Attendance Improvement
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Attendance Improvement

Student attendance issues can typically be attributed to school climate or discipline problems.[1] Implementing Positive Action can improve classroom conditions by creating a positive learning environment and nurturing an intrinsic interest in learning. As behavior improves in the classroom, students become interested in school and attendance begins to improve.

Teacher attendance is also a concern for schools. When classroom conditions worsen, Teachers become disengaged from the school and their students.[2] Compelling research indicates that Teacher attendance has a direct effect on student achievement.[3] This leads to a vicious cycle: When the Teacher is disengaged, it’s difficult for students to be enthusiastic about learning; when students are disengaged, Teachers become frustrated trying to teach.

It’s important that school leaders respond to these situations with a proactive approach and support Teachers who are struggling with attendance and engagement issues. It’s also incumbent upon district and school leaders to initiate reforms to improve the school climate and classroom conditions.

By implementing Positive Action, school leaders can begin reversing these trends. As an implementation takes hold, both students and Teachers discover a renewed interest in their school. As engagement and school conditions improve, attendance rates improve for both students and Teachers.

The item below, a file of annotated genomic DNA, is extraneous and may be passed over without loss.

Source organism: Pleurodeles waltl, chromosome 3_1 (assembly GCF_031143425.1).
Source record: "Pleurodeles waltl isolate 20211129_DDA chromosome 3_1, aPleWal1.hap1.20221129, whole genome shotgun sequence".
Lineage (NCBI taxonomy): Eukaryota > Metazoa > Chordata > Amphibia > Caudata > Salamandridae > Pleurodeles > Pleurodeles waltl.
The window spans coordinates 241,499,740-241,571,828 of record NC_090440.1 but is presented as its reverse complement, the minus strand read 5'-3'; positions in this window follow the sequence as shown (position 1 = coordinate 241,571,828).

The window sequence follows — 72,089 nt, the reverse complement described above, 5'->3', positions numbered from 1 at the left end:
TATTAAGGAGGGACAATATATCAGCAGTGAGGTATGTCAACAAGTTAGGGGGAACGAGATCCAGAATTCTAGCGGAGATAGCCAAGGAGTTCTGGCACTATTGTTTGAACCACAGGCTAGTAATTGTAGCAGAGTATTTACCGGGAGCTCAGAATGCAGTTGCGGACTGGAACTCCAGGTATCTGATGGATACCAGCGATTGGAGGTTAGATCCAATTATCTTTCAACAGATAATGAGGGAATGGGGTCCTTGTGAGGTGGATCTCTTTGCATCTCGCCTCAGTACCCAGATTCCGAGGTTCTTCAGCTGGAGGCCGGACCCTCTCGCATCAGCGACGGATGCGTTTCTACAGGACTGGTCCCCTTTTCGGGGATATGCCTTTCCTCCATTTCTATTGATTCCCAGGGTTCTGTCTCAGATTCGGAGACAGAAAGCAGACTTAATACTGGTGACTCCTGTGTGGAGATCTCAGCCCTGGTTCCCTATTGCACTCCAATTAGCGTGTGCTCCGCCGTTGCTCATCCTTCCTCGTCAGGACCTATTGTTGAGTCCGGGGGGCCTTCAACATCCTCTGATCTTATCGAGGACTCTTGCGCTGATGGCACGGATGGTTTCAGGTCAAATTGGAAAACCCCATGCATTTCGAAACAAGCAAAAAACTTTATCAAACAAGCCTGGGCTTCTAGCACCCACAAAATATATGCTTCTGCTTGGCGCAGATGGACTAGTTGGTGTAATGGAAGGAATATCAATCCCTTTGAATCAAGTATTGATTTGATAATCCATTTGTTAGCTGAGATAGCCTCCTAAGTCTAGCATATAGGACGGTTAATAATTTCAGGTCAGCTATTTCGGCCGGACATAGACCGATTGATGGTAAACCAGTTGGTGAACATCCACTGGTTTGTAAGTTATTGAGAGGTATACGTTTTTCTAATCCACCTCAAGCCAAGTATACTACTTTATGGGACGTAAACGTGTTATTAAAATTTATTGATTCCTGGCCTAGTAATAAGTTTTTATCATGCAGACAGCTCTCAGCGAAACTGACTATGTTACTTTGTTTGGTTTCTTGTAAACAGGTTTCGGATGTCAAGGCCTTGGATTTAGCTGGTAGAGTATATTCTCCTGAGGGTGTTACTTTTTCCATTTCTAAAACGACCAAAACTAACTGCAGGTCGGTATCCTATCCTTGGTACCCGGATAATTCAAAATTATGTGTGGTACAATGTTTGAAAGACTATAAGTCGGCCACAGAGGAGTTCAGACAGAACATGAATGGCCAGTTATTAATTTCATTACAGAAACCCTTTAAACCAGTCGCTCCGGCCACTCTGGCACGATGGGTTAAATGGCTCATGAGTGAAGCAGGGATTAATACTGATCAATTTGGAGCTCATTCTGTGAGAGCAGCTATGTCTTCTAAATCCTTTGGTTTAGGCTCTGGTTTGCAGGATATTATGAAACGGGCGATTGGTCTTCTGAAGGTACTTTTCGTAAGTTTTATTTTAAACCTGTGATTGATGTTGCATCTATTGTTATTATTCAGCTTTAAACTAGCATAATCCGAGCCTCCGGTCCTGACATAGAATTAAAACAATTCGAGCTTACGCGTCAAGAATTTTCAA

Click here to review the absenteeism research outcomes.

Click here to for more information on student truancy.

Click here for an overview on behavior improvement.

References:
1. School characteristics that influence student attendance: Experiences of students in a school avoidance program. The High School Journal. 2008; 91(3):12-24. http://muse.jhu.edu/journals/hsj/summary/v091/91.3wilkins.html
2. Smith, G. Increasing Teacher Attendance. SubJournal. 2001; 2(1):8-18. http://stedi.org/STEDI/assets/File/JournalArticles/IncreasingTeacherAttendance.pdf
Miller, R. T., Murnane, R. J., & Willett, J. B. Do teacher absences impact student achievement? Longitudinal evidence from one urban school district. Educational Evaluation and Policy Analysis. 2008; 30(2):181-200. http://www.nber.org/papers/w13356